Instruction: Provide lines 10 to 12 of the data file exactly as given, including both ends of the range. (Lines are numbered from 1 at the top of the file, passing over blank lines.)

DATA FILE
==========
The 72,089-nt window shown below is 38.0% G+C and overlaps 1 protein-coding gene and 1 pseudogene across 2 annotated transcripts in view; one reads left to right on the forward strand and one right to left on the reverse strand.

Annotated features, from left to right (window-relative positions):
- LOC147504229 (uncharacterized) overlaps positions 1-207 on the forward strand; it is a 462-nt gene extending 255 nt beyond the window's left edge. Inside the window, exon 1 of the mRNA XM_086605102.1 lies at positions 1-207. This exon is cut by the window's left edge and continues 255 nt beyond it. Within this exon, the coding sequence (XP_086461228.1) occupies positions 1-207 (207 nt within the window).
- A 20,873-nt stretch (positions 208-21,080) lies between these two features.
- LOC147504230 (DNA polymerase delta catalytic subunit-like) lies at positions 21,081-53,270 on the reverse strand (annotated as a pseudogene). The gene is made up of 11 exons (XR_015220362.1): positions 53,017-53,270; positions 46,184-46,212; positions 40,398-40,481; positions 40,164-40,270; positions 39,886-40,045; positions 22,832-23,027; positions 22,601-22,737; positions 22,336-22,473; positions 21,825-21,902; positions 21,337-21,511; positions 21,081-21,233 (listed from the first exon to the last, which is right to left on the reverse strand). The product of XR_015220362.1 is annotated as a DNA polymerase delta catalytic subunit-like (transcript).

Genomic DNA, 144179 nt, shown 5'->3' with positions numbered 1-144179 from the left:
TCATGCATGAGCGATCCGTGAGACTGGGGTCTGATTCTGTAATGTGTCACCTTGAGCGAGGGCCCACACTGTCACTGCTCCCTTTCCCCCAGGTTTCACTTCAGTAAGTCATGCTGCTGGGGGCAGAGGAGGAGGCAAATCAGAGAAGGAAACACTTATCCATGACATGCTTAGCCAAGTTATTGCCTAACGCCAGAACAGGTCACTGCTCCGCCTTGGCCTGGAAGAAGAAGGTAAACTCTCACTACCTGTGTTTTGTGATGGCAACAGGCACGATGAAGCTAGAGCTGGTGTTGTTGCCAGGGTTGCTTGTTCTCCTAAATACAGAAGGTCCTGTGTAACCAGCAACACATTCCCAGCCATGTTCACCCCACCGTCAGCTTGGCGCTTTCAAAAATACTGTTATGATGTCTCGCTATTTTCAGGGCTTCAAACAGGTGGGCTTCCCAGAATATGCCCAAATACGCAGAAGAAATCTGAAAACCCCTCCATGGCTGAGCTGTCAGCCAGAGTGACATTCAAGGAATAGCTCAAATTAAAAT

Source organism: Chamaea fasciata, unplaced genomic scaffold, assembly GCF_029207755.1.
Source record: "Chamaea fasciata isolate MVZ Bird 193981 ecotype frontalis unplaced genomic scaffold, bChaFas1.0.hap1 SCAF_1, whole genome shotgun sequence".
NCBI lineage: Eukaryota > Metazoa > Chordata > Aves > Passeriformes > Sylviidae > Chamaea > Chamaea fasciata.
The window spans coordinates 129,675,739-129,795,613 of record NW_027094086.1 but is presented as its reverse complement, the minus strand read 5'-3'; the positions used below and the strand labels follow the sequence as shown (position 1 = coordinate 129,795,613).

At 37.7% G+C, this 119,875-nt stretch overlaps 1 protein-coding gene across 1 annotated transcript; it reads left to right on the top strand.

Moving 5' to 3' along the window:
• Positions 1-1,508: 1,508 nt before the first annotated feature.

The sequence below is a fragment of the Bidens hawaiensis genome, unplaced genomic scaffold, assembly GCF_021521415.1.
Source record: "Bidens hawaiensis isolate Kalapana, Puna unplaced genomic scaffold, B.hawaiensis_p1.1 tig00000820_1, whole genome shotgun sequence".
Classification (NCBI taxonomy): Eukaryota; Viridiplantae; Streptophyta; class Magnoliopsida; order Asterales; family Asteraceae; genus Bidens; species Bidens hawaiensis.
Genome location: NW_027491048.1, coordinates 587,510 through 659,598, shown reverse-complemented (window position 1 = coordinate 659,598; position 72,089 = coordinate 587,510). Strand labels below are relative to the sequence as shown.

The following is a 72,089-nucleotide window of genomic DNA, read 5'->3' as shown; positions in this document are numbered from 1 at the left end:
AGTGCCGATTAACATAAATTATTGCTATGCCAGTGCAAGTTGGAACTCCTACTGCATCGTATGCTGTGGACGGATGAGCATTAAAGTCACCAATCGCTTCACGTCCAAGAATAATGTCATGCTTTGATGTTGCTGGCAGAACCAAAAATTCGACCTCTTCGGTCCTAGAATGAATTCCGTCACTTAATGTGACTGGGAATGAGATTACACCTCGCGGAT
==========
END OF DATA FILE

NCBI lineage: Eukaryota > Metazoa > Chordata > Aves > Passeriformes > Sylviidae > Chamaea > Chamaea fasciata.
The window spans coordinates 129,675,739-129,795,613 of record NW_027094086.1 but is presented as its reverse complement, the minus strand read 5'-3'; the positions used below and the strand labels follow the sequence as shown (position 1 = coordinate 129,795,613).

At 37.7% G+C, this 119,875-nt stretch overlaps 1 protein-coding gene across 1 annotated transcript; it reads left to right on the top strand.